WASHINGTON, Oct. 10, 2013 — Do not expect too see many empty seats at the 2014 World Cup in Brazil. Tickets for the 64 games are in heavy demand and over a six million requests for tickets have already been received in the first round of sales, which came to an end Thursday October 10. After Brazil, fans from Argentina and the United States are demanding the most tickets.
Empty seats at the 2010 World Cup in South Africa became a news story.
About 3.3 million seats will be available for next year’s event hosted by Brazil, which won the tournament in 1958, 1962, 1970, 1994 and 2002, and it is heavily favored to win it again in 2014.
According to FIFA, a total of 6,164,682 ticket equests have been tallied with 70 percent of the requests coming from Brazil. Fans from over 203 different countries have applied for tickets with the opening match in São Paulo (726,067 requests) on June 12, and the final at the famed Maracanã stadium (751,165) on July 13 the most in demand.
With ticket demand clearly exceeding supply, FIFA will conduct an electronic random selection draw for the various matches. Fans will be informed if their application was successful by Nov. 4 at the latest.
According to a report in the Wall Street Journal, about 400,000 tickets will be reserved for Brazilians at discounted prices, with the cheapest costing around $13.
FIFA said fans must have enough funds on their selected payment method to cover the price of their purchased tickets as the money will be deducted immediately once the tickets have been successfully allocated. If a payment transaction is not successful, the ticket application will be automatically rejected and will be reallocated to other applicants.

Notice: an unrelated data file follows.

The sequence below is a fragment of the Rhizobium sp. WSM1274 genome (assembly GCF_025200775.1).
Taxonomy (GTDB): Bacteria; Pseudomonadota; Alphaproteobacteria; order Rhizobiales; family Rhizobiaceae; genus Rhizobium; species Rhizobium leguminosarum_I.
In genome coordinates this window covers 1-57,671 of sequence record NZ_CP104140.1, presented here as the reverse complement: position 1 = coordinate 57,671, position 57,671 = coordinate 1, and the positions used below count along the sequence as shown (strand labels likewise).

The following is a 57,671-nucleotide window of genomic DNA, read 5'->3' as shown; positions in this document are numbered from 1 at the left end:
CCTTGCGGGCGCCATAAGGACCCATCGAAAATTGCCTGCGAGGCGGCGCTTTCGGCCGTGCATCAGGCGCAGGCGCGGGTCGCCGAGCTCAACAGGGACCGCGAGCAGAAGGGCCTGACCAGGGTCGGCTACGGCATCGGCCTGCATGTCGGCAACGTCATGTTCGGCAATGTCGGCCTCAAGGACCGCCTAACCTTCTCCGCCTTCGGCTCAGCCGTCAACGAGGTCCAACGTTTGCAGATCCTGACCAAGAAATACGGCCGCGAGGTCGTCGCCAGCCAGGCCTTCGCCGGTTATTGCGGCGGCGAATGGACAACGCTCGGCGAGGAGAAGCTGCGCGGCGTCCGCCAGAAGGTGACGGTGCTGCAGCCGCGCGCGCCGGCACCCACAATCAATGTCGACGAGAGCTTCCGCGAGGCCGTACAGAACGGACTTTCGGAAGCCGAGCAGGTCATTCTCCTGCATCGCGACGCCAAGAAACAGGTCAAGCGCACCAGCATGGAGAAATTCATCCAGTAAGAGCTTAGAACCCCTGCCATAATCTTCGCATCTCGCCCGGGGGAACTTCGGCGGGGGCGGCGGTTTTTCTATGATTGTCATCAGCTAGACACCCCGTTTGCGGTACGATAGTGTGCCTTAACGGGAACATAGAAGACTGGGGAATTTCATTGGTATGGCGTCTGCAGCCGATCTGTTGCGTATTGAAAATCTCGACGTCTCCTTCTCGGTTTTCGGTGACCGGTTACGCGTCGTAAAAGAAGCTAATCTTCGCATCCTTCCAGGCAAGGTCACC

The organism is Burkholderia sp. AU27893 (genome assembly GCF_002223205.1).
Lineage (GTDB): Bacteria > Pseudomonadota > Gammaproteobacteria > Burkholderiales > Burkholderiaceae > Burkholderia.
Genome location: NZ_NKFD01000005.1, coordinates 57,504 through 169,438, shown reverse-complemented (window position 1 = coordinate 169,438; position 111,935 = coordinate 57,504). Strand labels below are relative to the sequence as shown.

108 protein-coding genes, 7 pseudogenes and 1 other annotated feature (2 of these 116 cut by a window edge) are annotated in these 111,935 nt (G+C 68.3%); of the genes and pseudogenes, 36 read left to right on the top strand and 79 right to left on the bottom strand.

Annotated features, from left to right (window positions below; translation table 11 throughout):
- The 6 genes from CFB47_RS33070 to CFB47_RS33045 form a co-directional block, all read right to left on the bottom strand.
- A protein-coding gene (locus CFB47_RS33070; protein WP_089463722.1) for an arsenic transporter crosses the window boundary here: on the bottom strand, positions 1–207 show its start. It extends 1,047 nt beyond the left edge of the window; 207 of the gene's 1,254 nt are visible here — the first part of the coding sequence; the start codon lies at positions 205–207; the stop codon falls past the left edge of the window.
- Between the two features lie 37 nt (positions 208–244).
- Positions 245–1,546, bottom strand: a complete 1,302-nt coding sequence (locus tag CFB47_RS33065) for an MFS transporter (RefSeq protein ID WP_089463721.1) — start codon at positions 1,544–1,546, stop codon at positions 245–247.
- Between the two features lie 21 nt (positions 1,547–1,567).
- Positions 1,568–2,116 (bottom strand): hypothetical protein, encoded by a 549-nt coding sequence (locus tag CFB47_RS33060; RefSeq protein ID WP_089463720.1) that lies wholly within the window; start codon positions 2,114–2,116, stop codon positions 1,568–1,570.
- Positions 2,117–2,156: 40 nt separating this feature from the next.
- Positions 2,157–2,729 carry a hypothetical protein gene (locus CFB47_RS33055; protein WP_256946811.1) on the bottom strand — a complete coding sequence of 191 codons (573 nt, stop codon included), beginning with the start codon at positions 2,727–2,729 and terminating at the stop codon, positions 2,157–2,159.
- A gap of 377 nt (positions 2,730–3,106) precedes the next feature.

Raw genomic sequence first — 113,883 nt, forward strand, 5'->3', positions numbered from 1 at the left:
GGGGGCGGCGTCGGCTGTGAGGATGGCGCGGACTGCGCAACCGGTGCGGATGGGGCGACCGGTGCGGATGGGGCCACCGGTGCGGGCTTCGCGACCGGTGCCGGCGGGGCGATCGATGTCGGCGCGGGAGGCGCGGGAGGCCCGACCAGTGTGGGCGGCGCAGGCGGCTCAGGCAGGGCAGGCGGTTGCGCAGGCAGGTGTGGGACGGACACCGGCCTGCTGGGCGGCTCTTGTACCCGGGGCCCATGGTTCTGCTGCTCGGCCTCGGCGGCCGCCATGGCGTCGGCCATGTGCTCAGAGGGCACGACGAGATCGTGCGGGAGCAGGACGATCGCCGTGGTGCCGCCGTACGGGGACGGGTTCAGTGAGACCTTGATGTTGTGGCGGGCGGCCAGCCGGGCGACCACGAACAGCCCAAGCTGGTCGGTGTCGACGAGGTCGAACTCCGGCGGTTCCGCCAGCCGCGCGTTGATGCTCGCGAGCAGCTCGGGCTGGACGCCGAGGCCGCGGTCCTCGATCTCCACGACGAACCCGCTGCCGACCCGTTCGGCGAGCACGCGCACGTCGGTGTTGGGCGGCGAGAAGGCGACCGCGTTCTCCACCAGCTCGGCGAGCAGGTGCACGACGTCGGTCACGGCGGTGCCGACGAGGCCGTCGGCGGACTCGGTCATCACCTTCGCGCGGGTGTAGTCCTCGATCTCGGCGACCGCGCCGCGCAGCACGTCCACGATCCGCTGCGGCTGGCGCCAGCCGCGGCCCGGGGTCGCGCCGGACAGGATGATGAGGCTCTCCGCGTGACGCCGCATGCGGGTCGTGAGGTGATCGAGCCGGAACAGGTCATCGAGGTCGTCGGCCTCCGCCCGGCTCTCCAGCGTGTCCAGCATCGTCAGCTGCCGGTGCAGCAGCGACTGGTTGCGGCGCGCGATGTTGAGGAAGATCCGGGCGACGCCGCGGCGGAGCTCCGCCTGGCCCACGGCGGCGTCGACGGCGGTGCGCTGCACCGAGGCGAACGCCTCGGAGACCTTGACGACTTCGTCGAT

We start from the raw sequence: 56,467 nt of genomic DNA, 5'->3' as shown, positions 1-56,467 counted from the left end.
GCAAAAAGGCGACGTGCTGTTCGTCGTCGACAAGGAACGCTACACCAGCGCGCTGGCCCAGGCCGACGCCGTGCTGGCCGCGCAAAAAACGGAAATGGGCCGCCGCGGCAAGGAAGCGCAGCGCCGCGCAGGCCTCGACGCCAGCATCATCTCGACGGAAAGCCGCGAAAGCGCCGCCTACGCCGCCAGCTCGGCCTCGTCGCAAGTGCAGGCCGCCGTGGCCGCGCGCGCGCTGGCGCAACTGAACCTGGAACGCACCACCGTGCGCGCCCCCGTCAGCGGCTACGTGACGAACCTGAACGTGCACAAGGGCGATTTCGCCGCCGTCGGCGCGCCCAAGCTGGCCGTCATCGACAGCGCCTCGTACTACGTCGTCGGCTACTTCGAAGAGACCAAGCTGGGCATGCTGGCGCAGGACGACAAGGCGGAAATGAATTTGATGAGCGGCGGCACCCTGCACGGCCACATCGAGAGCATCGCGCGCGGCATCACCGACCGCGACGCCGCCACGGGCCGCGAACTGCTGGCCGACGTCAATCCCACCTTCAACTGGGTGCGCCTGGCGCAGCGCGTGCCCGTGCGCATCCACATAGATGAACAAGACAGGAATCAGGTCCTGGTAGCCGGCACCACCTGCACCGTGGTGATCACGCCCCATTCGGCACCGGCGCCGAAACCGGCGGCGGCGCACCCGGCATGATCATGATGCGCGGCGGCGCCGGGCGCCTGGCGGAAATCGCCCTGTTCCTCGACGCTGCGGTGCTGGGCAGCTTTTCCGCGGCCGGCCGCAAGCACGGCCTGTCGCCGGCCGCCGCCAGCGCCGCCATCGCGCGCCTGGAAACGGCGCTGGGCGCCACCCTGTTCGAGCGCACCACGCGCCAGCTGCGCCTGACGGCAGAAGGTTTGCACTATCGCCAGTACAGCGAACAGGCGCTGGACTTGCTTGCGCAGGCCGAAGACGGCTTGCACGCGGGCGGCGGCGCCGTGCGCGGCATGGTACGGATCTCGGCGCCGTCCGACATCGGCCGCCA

The highest number of ticket applications were made by residents in Brazil (4,368,029) followed by those from the USA (374,065), Argentina (266,937), Germany (134,899), Chile (102,288), England (96,780), Australia (88,082), Japan (69,806), Colombia (55,379), and Canada (49,968).
The most popular ticket package on average was category 4, which allowed an applicant to apply for a maximum of four tickets per match for a maximum of seven games. FIFA says it will do its best to place the seats adjacent to each other.
The most popular destination for fans buying tickets is São Paulo Rio de Janeiro and Curitiba.
The ticketing sales for tickets will reopen on Nov. 5 and will then remain open until Nov. 28. During this sales period, tickets will be allocated on a first-come, first-served basis.
John Haydon wrote a weekly soccer column for The Washington Times for 20 years. He has covered two World Cups and written about Major League Soccer from the league’s inception in 1996.
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